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When participants in a gambling game are given feedback as to whether they won or lost the previous bet, a series of stereotypical brain electrical responses can be observed in the electroencephalogram (EEG) and the stimulus-locked Event-Related Potential (ERP). These include the Feedback-Related Mediofrontal Negativity (FRN), a posterior P300, and a(More)
Problem gambling (PG) is increasingly conceptualized as an addiction akin to substance abuse, rather than an impulse control disorder, however the mechanism of addiction remains unclear. Neuroimaging investigations have supported a "reward deficiency" hypothesis for PG by suggesting a blunted response to gambling, particularly in the striatum. Here we(More)
This study investigated how both sex and individual differences in a mental rotation test (MRT) influence performance on working memory (WM). To identify the neural substrate supporting these differences, brain electrical activity was measured using the event-related potential technique. No significant sex differences were observed in a test of verbal WM,(More)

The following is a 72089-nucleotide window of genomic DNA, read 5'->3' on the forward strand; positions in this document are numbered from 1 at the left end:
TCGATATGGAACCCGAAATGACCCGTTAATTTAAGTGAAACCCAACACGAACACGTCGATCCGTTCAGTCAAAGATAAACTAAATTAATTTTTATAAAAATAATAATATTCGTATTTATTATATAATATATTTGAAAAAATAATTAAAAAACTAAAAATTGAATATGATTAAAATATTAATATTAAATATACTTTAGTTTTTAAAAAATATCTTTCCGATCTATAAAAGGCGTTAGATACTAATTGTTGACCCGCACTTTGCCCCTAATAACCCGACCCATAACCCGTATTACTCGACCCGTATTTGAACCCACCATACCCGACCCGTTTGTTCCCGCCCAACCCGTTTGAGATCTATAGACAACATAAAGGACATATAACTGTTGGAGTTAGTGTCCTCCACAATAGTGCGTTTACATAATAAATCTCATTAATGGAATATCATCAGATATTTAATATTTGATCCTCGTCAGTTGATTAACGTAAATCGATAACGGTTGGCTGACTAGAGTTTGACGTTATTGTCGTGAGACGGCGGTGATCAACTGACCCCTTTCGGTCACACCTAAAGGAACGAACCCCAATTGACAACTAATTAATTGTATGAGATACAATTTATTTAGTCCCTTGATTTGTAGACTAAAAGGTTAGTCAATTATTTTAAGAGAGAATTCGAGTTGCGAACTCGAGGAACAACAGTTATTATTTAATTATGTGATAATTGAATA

According to contemporary accounts of visual working memory (vWM), the ability to efficiently filter relevant from irrelevant information contributes to an individual's overall vWM capacity. Although there is mounting evidence for this hypothesis, very little is known about the precise filtering mechanism responsible for controlling access to vWM and for(More)
Irrelevant visual cues capture attention when they possess a task-relevant feature. Electrophysiologically, this contingent capture of attention is evidenced by the N2pc component of the visual event-related potential (ERP) and an enlarged ERP positivity over the occipital hemisphere contralateral to the cued location. The N2pc reflects an early stage of(More)
The time required to find an object of interest in the visual field often increases as a function of the number of items present. This increase or inefficiency was originally interpreted as evidence for the serial allocation of attention to potential target items, but controversy has ensued for decades. We investigated this issue by recording ERPs from(More)
Attended stimuli typically evoke larger event-related potentials (ERPs) than unattended stimuli. We previously reported an exception when an optic-flow pattern is interleaved with stationary dots. Reversals of motion direction evoked a larger N200 peak when attention was directed to the stationary dots. We replicated and further characterized this result:(More)
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